Some potential points to spur discussion:
- Employer clothing store retailers are most affected by retail leakages, on average losing nearly four and a half establishments for every 10% increase in residents who work out of county.
- It appears that retail leakages either weaken employer establishments to a greater degree, or perhaps that retail leakages prevent non-employer establishments from ever growing into employer businesses due to limited demand for local retail.
- Clothing stores are more likely to have zero establishments in a metro county. This finding is somewhat consistent with research that finds big box retailers prefer areas with lower population density.
- Social capital index has the most ubiquitous positive effect on retail establishment counts.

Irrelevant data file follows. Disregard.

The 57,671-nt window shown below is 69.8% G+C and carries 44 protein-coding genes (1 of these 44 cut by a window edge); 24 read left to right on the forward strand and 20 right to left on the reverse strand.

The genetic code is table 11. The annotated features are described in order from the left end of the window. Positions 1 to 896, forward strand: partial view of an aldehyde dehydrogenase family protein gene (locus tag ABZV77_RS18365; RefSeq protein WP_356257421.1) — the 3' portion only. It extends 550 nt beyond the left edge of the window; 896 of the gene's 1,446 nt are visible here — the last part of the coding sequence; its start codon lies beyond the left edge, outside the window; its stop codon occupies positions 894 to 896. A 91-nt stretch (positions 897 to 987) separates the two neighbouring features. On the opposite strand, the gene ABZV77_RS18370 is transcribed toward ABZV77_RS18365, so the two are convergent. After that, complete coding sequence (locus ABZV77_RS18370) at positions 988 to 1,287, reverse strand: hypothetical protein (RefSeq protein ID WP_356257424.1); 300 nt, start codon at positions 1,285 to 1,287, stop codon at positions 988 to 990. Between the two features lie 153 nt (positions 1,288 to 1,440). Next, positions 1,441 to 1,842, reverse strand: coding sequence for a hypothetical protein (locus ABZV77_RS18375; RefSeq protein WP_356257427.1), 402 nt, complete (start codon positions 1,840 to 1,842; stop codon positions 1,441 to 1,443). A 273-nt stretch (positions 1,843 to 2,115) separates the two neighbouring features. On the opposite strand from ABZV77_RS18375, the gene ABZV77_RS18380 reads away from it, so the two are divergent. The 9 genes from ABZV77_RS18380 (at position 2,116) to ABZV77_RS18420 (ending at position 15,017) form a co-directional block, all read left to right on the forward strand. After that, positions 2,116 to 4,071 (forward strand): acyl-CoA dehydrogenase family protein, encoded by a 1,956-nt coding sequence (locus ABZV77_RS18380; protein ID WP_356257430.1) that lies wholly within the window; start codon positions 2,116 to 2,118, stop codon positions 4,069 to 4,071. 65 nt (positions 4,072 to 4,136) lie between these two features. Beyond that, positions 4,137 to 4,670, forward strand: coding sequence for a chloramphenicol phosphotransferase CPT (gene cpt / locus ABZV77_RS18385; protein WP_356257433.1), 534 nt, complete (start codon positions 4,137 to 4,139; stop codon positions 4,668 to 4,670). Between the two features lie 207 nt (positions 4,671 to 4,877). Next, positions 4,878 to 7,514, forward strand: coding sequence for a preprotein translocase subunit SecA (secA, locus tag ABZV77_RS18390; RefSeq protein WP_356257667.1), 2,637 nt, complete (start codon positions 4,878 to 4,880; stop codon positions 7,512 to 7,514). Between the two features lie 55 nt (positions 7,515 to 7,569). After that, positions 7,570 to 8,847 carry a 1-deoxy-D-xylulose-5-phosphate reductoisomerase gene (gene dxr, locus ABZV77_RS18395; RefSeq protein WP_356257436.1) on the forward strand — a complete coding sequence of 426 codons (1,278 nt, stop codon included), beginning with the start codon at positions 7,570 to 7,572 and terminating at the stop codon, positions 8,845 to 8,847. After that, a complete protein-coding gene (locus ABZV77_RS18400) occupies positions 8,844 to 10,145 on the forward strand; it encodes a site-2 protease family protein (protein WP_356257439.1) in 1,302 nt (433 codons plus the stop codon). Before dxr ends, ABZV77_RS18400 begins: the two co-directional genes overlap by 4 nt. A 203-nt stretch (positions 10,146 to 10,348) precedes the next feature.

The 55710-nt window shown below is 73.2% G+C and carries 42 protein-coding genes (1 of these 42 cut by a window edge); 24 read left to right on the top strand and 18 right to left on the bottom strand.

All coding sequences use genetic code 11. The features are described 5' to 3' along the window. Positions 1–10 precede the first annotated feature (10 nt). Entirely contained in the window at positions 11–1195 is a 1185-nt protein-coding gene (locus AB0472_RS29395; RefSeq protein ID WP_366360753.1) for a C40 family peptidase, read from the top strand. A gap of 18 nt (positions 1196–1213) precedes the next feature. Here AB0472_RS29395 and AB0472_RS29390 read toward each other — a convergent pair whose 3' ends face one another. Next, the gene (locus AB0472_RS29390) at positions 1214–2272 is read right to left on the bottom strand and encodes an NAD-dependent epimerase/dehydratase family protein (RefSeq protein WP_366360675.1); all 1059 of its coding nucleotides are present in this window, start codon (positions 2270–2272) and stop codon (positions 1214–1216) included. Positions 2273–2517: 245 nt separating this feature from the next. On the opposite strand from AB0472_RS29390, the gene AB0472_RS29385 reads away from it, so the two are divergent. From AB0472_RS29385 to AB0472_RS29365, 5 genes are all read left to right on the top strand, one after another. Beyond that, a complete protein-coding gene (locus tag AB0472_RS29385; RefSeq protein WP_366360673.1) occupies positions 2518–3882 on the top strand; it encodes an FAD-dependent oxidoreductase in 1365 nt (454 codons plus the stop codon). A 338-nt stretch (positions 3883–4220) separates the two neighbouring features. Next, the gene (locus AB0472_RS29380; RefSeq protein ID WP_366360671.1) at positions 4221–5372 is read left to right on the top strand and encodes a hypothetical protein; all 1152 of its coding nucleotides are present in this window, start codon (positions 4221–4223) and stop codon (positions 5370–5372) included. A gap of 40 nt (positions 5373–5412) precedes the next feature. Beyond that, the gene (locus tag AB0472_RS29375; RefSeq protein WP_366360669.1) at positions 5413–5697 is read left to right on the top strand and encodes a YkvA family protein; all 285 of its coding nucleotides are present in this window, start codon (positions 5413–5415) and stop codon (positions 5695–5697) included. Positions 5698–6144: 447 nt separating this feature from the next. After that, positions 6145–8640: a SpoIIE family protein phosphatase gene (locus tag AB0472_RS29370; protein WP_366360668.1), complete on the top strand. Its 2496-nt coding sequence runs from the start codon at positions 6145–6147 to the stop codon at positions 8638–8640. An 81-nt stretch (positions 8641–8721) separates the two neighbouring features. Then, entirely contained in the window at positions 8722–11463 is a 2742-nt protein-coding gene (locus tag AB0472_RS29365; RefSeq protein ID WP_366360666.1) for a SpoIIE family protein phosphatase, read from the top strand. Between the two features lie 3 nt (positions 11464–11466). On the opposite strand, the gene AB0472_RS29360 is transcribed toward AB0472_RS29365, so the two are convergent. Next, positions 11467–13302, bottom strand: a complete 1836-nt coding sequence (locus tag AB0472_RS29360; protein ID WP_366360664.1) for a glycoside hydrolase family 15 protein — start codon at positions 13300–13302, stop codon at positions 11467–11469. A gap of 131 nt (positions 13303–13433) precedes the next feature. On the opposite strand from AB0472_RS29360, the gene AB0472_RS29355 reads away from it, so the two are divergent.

- While significant sales tax rate coefficients display mixed signs, higher property tax rates always lead to a lower probability of zero establishments, supporting previous findings in the literature that higher public amenities lead to higher retail demand.
For the detailed journal article from which this map derives, see Van Sandt, Anders, Craig Wesley Carpenter, Scott Loveridge, Rebekka Dudensing, and Linda Niehm. 2021. “Revealing U.S. Retail Industries’ Functional Hierarchy Through Demand Thresholds.” Under review.
This project was supported by the Agricultural and Food Research Initiative Competitive Program of the USDA National Institute of Food and Agriculture (NIFA), award number 2017-67023-26242.